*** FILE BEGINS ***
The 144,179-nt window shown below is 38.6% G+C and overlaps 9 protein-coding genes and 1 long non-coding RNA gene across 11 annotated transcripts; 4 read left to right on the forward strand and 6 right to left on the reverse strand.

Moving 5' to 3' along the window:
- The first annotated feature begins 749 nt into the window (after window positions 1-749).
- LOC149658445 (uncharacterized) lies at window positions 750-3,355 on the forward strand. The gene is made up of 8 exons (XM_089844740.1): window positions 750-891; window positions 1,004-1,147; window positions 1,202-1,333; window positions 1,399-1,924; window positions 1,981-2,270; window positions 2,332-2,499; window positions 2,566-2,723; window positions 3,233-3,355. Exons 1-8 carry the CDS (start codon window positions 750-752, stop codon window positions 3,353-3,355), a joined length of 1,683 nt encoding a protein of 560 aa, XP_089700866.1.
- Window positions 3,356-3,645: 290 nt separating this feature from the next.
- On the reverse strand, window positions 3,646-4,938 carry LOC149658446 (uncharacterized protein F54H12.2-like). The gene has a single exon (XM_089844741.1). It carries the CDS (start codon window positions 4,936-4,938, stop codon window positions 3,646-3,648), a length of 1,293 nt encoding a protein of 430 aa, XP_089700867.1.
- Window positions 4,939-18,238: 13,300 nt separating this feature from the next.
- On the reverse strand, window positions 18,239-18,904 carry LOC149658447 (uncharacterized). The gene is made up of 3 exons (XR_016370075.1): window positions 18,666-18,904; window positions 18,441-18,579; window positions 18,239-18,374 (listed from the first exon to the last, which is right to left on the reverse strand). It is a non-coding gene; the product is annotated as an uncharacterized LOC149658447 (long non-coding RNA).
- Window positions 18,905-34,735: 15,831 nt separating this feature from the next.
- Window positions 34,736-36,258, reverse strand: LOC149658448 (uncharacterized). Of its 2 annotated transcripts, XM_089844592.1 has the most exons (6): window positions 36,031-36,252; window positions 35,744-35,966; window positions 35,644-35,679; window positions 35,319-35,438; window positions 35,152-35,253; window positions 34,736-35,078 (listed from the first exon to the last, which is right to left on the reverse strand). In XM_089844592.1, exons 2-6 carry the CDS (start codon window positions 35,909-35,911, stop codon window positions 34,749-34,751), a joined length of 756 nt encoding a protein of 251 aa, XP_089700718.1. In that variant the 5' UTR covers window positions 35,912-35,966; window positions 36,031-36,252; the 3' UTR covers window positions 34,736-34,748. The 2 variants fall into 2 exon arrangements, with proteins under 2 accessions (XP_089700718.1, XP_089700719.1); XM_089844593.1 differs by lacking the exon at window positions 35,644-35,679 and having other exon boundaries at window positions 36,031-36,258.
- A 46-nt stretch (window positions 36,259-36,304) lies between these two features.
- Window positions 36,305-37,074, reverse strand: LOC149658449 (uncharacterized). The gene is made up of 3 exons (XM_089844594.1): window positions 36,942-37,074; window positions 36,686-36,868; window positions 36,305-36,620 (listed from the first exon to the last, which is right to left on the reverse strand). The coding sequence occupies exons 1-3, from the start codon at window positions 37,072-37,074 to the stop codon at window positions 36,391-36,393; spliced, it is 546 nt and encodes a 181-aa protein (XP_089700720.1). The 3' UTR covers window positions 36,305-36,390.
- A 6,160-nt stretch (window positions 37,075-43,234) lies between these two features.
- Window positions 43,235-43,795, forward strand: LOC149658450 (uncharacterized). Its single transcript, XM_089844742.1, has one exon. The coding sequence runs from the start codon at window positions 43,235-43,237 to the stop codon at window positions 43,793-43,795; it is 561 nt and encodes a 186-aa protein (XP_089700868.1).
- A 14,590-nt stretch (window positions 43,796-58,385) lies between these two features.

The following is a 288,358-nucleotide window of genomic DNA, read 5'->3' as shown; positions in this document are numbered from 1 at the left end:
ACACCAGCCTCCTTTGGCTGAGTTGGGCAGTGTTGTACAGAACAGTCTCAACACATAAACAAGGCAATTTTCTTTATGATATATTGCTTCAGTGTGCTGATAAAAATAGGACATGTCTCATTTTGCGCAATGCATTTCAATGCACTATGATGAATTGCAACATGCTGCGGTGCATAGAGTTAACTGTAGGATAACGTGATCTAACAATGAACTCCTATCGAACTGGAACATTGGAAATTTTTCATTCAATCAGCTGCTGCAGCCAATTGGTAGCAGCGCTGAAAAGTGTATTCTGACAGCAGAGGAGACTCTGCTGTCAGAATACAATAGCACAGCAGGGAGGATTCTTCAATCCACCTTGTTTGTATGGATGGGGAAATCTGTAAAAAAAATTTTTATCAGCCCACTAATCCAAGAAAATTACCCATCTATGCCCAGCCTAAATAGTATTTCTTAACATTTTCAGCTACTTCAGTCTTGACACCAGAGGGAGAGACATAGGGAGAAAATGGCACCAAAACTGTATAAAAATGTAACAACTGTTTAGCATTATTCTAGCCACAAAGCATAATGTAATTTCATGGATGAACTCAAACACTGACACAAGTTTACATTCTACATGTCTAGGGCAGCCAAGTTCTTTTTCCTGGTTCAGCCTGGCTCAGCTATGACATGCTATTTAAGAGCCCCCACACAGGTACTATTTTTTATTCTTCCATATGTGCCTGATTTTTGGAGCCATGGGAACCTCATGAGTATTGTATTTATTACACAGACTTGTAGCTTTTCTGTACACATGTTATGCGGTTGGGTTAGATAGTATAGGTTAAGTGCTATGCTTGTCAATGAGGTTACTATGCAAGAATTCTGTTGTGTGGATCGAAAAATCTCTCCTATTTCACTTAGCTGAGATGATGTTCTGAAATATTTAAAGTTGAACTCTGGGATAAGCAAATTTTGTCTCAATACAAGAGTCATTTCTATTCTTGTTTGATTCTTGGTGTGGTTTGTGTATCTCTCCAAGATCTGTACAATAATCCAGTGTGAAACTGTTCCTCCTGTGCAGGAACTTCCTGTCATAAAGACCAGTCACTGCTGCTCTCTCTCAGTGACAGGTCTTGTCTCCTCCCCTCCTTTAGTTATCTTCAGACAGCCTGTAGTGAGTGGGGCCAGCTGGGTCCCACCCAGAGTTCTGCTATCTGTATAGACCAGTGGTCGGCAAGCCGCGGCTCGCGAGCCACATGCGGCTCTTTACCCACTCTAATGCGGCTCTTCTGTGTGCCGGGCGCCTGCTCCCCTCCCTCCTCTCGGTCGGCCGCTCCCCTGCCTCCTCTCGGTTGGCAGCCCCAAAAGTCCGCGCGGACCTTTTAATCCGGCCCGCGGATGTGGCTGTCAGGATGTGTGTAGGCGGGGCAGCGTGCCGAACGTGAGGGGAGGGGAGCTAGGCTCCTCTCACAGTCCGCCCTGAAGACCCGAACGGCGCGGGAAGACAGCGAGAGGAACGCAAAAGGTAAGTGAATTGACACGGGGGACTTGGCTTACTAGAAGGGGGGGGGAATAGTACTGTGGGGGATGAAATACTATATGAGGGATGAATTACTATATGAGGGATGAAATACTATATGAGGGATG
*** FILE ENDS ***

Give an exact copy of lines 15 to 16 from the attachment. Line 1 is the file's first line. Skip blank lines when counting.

- A 14,590-nt stretch (window positions 43,796-58,385) lies between these two features.

The following is a 288,358-nucleotide window of genomic DNA, read 5'->3' as shown; positions in this document are numbered from 1 at the left end: